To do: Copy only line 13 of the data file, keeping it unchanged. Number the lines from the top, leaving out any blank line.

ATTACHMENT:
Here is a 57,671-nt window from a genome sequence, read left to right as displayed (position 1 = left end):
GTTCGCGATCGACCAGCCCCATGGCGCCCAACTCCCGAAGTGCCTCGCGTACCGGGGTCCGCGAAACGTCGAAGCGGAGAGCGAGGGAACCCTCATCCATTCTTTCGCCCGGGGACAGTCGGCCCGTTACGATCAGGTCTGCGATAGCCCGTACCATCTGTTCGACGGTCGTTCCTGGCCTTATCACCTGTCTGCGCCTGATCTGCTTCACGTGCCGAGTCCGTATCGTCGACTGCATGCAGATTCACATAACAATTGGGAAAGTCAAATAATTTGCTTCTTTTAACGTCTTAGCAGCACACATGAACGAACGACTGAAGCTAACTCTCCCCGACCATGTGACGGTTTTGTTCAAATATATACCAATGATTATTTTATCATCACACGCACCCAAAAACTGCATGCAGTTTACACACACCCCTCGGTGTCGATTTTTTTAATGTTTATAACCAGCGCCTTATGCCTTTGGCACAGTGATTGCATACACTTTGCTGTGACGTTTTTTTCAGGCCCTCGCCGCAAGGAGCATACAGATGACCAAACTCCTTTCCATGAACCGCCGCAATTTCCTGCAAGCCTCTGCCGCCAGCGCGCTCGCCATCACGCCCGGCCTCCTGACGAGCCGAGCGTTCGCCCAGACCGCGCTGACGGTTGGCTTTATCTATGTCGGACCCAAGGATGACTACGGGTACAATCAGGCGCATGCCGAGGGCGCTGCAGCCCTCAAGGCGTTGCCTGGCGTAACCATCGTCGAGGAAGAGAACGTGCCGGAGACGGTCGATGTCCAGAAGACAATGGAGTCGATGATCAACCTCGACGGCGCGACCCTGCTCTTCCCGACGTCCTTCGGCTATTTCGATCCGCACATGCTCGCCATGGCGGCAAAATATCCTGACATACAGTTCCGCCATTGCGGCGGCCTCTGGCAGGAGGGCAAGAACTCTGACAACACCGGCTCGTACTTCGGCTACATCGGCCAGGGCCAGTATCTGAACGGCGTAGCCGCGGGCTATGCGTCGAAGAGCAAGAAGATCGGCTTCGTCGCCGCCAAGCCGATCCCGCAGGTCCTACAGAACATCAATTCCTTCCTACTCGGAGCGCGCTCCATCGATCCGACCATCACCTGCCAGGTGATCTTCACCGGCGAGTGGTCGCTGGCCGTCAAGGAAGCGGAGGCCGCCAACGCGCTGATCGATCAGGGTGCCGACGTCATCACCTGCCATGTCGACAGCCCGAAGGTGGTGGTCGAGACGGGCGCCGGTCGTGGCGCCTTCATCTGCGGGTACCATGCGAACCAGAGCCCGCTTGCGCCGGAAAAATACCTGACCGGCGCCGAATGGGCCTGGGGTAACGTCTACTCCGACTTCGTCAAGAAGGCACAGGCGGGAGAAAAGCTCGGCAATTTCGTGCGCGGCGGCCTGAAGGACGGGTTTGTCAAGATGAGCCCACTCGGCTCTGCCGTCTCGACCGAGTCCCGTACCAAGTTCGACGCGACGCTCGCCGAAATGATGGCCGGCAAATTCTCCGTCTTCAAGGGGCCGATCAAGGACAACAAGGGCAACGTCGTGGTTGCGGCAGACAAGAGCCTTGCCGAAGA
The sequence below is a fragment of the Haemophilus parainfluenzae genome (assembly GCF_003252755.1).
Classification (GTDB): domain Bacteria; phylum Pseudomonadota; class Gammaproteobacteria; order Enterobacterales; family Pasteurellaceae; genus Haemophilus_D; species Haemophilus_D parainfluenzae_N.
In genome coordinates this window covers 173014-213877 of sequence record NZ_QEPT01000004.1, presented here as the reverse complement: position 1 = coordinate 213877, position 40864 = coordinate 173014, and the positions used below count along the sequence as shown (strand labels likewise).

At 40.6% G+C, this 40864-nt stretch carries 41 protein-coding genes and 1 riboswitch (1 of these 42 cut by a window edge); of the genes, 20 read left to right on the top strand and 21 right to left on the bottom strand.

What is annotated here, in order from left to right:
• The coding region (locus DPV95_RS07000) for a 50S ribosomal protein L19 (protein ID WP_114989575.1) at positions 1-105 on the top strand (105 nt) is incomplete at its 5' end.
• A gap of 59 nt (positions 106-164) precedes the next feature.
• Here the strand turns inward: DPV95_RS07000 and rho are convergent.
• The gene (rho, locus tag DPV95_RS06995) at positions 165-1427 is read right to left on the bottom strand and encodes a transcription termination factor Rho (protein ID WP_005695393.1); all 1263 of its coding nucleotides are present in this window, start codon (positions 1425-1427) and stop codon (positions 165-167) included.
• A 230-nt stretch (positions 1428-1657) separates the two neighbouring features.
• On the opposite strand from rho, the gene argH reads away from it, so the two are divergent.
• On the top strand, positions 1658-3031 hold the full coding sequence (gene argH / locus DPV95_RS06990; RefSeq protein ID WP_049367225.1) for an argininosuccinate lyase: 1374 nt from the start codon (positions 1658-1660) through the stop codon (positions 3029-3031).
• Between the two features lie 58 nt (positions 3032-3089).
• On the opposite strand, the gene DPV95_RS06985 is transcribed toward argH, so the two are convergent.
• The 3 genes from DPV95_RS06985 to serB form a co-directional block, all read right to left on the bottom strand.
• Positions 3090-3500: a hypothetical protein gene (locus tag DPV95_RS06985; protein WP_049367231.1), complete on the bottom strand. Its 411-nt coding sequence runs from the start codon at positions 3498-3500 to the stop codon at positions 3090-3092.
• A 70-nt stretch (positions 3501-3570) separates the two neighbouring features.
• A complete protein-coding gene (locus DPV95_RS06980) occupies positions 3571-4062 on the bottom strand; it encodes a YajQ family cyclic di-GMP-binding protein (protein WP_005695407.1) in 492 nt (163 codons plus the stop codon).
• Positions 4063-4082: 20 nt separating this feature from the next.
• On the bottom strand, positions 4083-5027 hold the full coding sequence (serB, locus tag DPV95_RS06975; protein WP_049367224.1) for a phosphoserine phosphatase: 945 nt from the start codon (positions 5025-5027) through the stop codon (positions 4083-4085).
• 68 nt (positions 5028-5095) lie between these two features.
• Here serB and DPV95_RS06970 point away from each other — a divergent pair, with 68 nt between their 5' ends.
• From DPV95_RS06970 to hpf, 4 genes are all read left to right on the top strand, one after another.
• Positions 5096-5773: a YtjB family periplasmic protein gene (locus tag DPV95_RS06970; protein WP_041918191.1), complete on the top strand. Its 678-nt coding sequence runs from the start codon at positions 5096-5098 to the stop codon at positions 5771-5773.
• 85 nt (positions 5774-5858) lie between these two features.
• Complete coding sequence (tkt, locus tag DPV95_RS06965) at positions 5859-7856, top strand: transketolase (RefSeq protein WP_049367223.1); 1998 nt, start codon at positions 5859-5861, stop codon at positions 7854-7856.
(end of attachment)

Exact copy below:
• On the opposite strand from rho, the gene argH reads away from it, so the two are divergent.